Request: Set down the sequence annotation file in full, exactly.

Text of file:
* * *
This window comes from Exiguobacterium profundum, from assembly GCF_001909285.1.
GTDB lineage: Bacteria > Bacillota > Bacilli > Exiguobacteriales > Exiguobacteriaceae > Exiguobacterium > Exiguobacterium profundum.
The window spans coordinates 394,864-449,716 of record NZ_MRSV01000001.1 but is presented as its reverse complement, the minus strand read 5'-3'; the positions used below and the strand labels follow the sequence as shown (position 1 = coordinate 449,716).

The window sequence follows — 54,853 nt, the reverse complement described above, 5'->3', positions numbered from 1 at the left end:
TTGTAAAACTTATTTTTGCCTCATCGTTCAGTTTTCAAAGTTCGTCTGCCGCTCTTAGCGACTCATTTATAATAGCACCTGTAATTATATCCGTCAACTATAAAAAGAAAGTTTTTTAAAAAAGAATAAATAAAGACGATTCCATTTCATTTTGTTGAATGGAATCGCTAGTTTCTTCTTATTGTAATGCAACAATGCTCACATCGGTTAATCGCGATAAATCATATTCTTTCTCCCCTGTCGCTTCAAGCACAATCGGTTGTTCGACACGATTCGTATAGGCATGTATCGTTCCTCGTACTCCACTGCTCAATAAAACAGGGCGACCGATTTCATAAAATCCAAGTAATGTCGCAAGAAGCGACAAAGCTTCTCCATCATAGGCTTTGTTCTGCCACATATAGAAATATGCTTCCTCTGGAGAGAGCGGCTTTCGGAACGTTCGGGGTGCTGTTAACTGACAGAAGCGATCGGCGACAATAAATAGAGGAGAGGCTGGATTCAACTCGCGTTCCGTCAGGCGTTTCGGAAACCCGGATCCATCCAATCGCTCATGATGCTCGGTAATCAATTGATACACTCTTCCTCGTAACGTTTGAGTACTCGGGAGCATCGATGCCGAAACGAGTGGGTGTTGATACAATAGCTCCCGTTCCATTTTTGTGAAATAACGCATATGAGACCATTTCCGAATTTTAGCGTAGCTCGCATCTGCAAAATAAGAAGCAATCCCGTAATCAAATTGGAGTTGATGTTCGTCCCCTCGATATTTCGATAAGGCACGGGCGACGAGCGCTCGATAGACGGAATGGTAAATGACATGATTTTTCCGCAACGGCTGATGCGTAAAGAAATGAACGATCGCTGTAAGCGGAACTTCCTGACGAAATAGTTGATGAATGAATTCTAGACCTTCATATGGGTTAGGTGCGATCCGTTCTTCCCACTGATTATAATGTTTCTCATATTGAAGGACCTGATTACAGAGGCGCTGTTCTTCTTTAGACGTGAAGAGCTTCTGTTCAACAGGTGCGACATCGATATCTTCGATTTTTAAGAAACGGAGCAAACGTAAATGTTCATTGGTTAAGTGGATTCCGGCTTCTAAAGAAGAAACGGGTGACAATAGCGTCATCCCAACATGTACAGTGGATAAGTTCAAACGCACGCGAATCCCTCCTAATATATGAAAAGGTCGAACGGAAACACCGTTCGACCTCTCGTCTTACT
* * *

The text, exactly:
This window comes from Exiguobacterium profundum, from assembly GCF_001909285.1.
GTDB lineage: Bacteria > Bacillota > Bacilli > Exiguobacteriales > Exiguobacteriaceae > Exiguobacterium > Exiguobacterium profundum.
The window spans coordinates 394,864-449,716 of record NZ_MRSV01000001.1 but is presented as its reverse complement, the minus strand read 5'-3'; the positions used below and the strand labels follow the sequence as shown (position 1 = coordinate 449,716).

The window sequence follows — 54,853 nt, the reverse complement described above, 5'->3', positions numbered from 1 at the left end:
TTGTAAAACTTATTTTTGCCTCATCGTTCAGTTTTCAAAGTTCGTCTGCCGCTCTTAGCGACTCATTTATAATAGCACCTGTAATTATATCCGTCAACTATAAAAAGAAAGTTTTTTAAAAAAGAATAAATAAAGACGATTCCATTTCATTTTGTTGAATGGAATCGCTAGTTTCTTCTTATTGTAATGCAACAATGCTCACATCGGTTAATCGCGATAAATCATATTCTTTCTCCCCTGTCGCTTCAAGCACAATCGGTTGTTCGACACGATTCGTATAGGCATGTATCGTTCCTCGTACTCCACTGCTCAATAAAACAGGGCGACCGATTTCATAAAATCCAAGTAATGTCGCAAGAAGCGACAAAGCTTCTCCATCATAGGCTTTGTTCTGCCACATATAGAAATATGCTTCCTCTGGAGAGAGCGGCTTTCGGAACGTTCGGGGTGCTGTTAACTGACAGAAGCGATCGGCGACAATAAATAGAGGAGAGGCTGGATTCAACTCGCGTTCCGTCAGGCGTTTCGGAAACCCGGATCCATCCAATCGCTCATGATGCTCGGTAATCAATTGATACACTCTTCCTCGTAACGTTTGAGTACTCGGGAGCATCGATGCCGAAACGAGTGGGTGTTGATACAATAGCTCCCGTTCCATTTTTGTGAAATAACGCATATGAGACCATTTCCGAATTTTAGCGTAGCTCGCATCTGCAAAATAAGAAGCAATCCCGTAATCAAATTGGAGTTGATGTTCGTCCCCTCGATATTTCGATAAGGCACGGGCGACGAGCGCTCGATAGACGGAATGGTAAATGACATGATTTTTCCGCAACGGCTGATGCGTAAAGAAATGAACGATCGCTGTAAGCGGAACTTCCTGACGAAATAGTTGATGAATGAATTCTAGACCTTCATATGGGTTAGGTGCGATCCGTTCTTCCCACTGATTATAATGTTTCTCATATTGAAGGACCTGATTACAGAGGCGCTGTTCTTCTTTAGACGTGAAGAGCTTCTGTTCAACAGGTGCGACATCGATATCTTCGATTTTTAAGAAACGGAGCAAACGTAAATGTTCATTGGTTAAGTGGATTCCGGCTTCTAAAGAAGAAACGGGTGACAATAGCGTCATCCCAACATGTACAGTGGATAAGTTCAAACGCACGCGAATCCCTCCTAATATATGAAAAGGTCGAACGGAAACACCGTTCGACCTCTCGTCTTACT